This weekend the legendary number 46 will grace the tarmac once again. The most famous number in World Championship motorsport returns to the racetrack proudly emblazoned on the side of a car. The doctor returns to the racetrack on four wheels and the Imola circuit prepares for a patriotic weekend as the nine-time World Champion Valentino Rossi makes his debut in the Fanatec GT World Challenge Europe less than five months after that emotional goodbye to MotoGP™ in Valencia. Rossi embarks on a well-trodden path from two wheels to four. It’s a tough journey with just a few very notable exceptions finding success in both sports that appear the same but in many ways are very different
You would imagine the switch should not be that difficult, but it is. John Surtees is the only man in the history of MotoGP™ and Formula One to win World titles on two and four wheels. The British rider won seven World titles in the 350 and 500cc classes between 1956 and 1960 which included 38 Grand Prix wins before switching to four wheels. In 1964 he won the Formula One World Championship for Ferrari and ironically brought Honda their first Formula One victory after dominating motorcycle racing for so long.
Since then, nobody has come anywhere near following in Surtees’s considerable footsteps. Nobody has even won Grand Prix in both sports although some have come close. Nine-time World Champion Mike Hailwood won 76 Grands Prix before switching. After winning the European Formula Two Championship he stepped up to Formula One and achieved two podium finishes driving for the John Surtees team before returning to two wheels and that emotional win in the 1978 TT races in the Isle of Man.
Frenchman Jean-Pierre Beltoise is the only competitor to do it the other way round. He won the legendary 1972 Monaco F1 race in the pouring rain. His early racing days had been on two wheels, and he finished sixth in the 1964 50cc World Championship. When I worked for Williams in F1 my switch to four wheels was made easy by spending hours talking bikes with the 1996 World Champion Damon Hill. He admitted after success on two wheels his one aim was to become the next Barry Sheene but realised, he was never good enough which was certainly not the case in an F1 car. Also, I was not so popular with Sir Frank Williams when I organised a test drive for Mick Doohan in Jacques Villeneuve’s World Championship F1 car. Mick was impressive but one slight ‘off’ into a Barcelona barrier amounted to a bill of around 75,000 euros.
The very first 125cc World Champion Nello Pagani drove in one F1 Grand Prix. Five-time World Champion Geoff Duke dabbled but never actually raced in F1. Nineteen-year-old Venezuelan Johnny Cecotto was the youngest ever World Champion at the time when he won the 1975 350cc title. He switched to four wheels with considerable success in touring cars. Two times motorcycle Grand Prix winner and 500cc podium finisher Stuart Graham, son of the first 500cc World Champion Les, won the British touring car Championship. Four-time World 500cc World Champion Eddie Lawson achieved some impressive results in both the Indy Lights and CART Championships in the States. Australian Premier class World Champions Wayne Gardner and Casey Stoner both switched to Touring and Supercar Champions at home and in Japan.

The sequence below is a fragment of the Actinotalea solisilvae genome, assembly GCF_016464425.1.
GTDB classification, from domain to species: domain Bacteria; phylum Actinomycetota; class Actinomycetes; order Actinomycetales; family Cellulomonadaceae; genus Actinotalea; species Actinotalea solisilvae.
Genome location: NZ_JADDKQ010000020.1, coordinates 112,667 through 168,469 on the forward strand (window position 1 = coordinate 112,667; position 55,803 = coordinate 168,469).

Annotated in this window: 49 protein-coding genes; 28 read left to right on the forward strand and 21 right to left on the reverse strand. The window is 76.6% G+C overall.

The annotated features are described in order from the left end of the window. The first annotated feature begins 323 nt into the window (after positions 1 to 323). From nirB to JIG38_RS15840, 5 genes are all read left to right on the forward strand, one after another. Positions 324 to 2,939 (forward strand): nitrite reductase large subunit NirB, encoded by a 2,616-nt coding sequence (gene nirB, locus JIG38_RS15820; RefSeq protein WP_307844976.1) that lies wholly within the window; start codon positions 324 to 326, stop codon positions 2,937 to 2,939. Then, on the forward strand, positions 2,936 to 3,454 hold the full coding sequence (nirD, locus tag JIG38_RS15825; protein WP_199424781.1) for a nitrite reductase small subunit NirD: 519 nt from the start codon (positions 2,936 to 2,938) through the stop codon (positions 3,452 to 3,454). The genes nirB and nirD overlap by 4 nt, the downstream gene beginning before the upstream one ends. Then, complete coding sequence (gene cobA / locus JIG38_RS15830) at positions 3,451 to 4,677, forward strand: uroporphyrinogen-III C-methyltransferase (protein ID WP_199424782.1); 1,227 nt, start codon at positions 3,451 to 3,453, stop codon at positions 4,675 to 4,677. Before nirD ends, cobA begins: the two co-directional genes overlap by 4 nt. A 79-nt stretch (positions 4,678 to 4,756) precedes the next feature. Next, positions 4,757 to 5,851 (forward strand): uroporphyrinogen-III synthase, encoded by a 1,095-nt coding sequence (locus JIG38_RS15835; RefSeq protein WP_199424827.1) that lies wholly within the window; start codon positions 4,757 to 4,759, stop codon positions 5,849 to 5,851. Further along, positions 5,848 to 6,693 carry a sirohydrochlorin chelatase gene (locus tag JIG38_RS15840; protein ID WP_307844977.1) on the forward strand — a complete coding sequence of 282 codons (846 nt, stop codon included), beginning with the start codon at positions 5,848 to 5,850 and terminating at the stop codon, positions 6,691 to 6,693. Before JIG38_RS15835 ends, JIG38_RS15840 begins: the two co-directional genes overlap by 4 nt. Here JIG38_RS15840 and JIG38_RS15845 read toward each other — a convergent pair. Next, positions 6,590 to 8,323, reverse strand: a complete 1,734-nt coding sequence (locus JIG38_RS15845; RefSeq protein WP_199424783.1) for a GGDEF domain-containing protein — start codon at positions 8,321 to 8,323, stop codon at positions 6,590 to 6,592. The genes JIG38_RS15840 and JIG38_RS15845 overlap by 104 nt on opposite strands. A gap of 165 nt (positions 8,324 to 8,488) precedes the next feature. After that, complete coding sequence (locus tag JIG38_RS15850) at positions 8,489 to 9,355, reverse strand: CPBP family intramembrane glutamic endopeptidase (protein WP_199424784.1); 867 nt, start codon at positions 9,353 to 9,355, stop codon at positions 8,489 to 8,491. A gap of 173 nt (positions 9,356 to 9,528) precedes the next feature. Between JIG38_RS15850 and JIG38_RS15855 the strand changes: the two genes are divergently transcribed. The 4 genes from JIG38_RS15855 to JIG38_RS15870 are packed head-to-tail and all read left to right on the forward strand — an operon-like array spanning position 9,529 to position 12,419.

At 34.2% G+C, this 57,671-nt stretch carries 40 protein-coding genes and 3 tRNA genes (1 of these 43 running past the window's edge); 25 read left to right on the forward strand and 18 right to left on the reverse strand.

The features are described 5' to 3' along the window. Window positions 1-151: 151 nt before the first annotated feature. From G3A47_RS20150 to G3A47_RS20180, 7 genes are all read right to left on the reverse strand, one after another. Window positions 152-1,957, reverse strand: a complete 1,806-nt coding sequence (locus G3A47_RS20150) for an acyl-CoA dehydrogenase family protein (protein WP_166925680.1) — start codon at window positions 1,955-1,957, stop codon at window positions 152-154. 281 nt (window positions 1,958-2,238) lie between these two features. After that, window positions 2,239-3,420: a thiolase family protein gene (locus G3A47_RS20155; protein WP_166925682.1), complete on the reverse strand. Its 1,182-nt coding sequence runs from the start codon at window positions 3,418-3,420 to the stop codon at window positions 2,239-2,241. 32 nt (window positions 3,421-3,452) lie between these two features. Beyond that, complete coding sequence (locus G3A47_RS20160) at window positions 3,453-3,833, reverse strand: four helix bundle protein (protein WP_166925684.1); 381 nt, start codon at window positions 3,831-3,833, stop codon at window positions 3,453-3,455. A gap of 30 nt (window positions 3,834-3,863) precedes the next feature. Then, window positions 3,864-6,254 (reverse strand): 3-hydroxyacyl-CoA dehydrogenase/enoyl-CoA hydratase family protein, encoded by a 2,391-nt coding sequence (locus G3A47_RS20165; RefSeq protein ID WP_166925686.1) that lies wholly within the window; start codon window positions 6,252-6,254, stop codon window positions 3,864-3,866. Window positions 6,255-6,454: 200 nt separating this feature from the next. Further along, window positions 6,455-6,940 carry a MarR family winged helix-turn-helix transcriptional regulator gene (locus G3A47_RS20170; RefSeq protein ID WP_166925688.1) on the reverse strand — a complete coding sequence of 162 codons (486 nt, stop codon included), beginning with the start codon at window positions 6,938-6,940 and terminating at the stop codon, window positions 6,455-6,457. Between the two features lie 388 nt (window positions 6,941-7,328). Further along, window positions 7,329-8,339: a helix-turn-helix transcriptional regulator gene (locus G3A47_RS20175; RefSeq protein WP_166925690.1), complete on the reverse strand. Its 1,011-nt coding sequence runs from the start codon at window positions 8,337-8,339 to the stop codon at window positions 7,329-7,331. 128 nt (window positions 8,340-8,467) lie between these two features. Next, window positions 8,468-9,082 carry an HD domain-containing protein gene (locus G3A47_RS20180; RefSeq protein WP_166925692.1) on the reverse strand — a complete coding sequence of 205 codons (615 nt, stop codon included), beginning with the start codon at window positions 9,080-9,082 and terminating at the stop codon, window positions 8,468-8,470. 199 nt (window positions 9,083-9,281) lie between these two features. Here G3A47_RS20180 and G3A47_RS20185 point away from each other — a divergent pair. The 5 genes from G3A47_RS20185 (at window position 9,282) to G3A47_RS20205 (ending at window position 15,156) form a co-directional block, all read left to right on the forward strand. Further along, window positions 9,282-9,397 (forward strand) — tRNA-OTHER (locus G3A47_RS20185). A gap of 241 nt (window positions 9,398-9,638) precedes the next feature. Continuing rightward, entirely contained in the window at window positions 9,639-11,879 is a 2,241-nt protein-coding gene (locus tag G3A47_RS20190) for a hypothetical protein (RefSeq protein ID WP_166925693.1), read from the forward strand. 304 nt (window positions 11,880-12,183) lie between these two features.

Both sports are dangerous and especially in the sixties and seventies before rider and driver safety became a priority. The likes of Kenny Roberts and Jackie Stewart led the respective campaigns. It was not a moment too soon. The 1961 double 350 and 500cc World Champion Gary Hocking retired from Grand Prix racing after the first round in 1962 when Tom Phillis was killed at the TT races. Following the tragic death of his close friend he went out and won the 500cc race before announcing his retirement. Hocking returned home to Rhodesia to go car racing and lost his life practicing for the Natal Grand Prix in South Africa. The 1967 125cc World Champion Bill Ivy impressed everybody with his speed when he switched to four wheels. The former Yamaha rider needed cash to finance his Formula Two efforts and returned to Grand Prix motorcycle racing on the 350cc Jawa machine. He was killed practicing for the 1969 East German Grand Prix at the Sachsenring road circuit.
While his old friends and foes make the long trip to Termas de Rio Hondo in Argentina on Sunday Valentino makes the short car journey from his Tavullia home to Imola to start a new adventure. Remember him on the top step of the podium wearing the Argentine football shirt seven years ago. Good luck Vale and I wonder if you have an Italian football shirt ready – just in case.